Like many of the thousands of other people who've been sued by the Recording Industry Association of America for allegedly downloading music illegally, 20-year-old Cassi Hunt is in no position to pay off thousands of dollars in fines.
But the advice a RIAA representative gave the sophomore physics major at the Massachusetts Institute of Technology didn't really sound reasonable: Drop out and get a job or switch to a cheaper community college.
Hunt said she first learned she was being sued around Christmas ("that was a great time"), but her school graciously stalled on giving her the notice until January.
"But you can't delay the inevitable," said Hunt, who would not comment on whether or not she had illegally downloaded the copywritten material the RIAA is claiming. "I got a letter from a law firm in Colorado saying I was going to be named in a lawsuit and offering me an opportunity to settle." After calling the RIAA hotline and the settlement hotline and getting recorded messages for both, Hunt waited for someone to call her back.
When someone did call Hunt back a short time later, she told Hunt she was accused of stealing 272 songs but that she could settle the case for $3,750. Surely if she's going to such a high-end university, she had the money to pay off that much, right?
"Oh, God, no," she laughed. "I make maybe $5,000 a year, which puts me $4,000 in debt."
Hunt said in addition to taking out huge loans to cover her $42,000 in annual college costs, she works three jobs as an alumni-fundraising booster, grading papers and doing research assistance.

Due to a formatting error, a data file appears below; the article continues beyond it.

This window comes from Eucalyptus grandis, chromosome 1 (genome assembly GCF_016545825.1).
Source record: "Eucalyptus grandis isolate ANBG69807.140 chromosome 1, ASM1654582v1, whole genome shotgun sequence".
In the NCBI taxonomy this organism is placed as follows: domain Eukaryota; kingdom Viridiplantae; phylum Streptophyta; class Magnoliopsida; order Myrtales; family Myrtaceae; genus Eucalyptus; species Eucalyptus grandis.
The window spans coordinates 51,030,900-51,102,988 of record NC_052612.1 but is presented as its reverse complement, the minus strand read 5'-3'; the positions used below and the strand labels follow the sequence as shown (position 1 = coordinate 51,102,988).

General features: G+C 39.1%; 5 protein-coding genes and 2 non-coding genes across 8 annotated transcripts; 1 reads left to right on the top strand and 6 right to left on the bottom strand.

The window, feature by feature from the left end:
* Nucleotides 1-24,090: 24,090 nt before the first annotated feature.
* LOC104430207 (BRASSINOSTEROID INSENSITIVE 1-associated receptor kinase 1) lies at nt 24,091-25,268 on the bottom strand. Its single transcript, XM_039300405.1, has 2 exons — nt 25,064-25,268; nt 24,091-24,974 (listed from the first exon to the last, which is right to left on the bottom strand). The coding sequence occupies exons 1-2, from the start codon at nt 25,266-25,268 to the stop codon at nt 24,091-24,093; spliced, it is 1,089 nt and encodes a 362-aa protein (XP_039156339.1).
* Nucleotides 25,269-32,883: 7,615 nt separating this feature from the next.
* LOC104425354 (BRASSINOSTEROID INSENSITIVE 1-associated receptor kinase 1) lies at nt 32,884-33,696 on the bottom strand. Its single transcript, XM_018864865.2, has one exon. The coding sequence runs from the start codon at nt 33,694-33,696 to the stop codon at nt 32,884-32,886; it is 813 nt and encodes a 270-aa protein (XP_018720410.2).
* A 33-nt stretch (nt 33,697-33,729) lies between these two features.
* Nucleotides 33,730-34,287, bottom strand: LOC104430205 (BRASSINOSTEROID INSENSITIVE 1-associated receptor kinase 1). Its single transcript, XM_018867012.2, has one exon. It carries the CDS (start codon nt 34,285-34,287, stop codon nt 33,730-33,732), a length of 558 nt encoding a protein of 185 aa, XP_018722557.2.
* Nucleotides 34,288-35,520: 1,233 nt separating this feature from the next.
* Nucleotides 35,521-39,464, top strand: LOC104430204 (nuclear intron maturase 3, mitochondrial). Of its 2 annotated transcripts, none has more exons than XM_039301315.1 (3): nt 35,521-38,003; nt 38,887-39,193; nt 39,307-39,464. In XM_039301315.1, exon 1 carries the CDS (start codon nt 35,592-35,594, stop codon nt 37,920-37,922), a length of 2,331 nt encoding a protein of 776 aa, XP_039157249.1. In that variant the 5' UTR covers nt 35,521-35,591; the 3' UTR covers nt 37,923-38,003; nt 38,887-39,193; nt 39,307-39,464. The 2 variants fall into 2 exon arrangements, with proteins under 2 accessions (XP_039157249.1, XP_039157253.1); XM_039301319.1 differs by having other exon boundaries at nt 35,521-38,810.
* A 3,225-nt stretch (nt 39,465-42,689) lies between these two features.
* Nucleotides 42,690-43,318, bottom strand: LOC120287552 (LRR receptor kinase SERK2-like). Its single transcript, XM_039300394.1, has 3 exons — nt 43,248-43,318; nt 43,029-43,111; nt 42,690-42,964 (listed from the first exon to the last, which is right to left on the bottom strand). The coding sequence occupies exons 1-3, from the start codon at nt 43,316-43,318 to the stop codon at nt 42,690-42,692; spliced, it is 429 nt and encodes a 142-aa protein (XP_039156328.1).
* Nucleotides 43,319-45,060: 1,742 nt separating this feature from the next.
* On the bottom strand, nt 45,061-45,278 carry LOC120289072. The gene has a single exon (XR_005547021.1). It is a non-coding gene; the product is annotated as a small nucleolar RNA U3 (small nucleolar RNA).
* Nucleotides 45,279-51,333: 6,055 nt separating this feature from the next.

"I talked to [the RIAA rep] and said, 'Let's negotiate this amount,' and she said it was not negotiable," Hunt said. "So we got on the topic of what happens if people have unusual circumstances, like medical conditions, do they make allowances for that? Or for students who have major expenses? She said, 'No, the RIAA doesn't care about that, it doesn't matter.' When I asked her what I should do, she said that in the past the RIAA has encouraged students to either drop out of college or attend community college so they can get a job and pay off their debt. I was flabbergasted. I started laughing at her and said, 'You cannot be serious!' " Turns out she was.
The RIAA has filed lawsuits against more than 18,000 individuals since September 2003, with more than 4,300 settlements to date, according to a spokesperson, who would not comment on Hunt's claims.
Instead the RIAA spokesperson referred to a previously issued statement reading: "Our goal with all these anti-piracy efforts is to protect the ability of the music industry to invest in new bands and give legal online services a chance to flourish. As part of achieving that goal, we bring lawsuits against individuals who violate the law and steal from record companies, musicians, songwriters and everyone else involved in making music. It is not our position to tell individuals how to pay for the settlements that may follow. It is our role to enforce our rights under U.S. copyright law."
At this point Hunt said she cannot afford to go to court — where, if she loses, she will have to pay the RIAA's legal bills as well — and is trying to figure out how to raise the money to pay the fine. She said her parents are in no position to help out, so one way she's trying is by begging for it on her new Web site, ScrewPirates.com, where she is chronicling her battle with the RIAA. "I'll try several things at school to raise money," she said. "A Texas Hold 'Em tournament, bake sales, raffles."
If you're not in the neighborhood, Hunt suggests checking out the ScrewPirates official store, where she's selling mugs, teddy bears, boxer shorts, thongs, hoodies and baseball shirts.
For complete digital music coverage, check out the Digital Music Reports.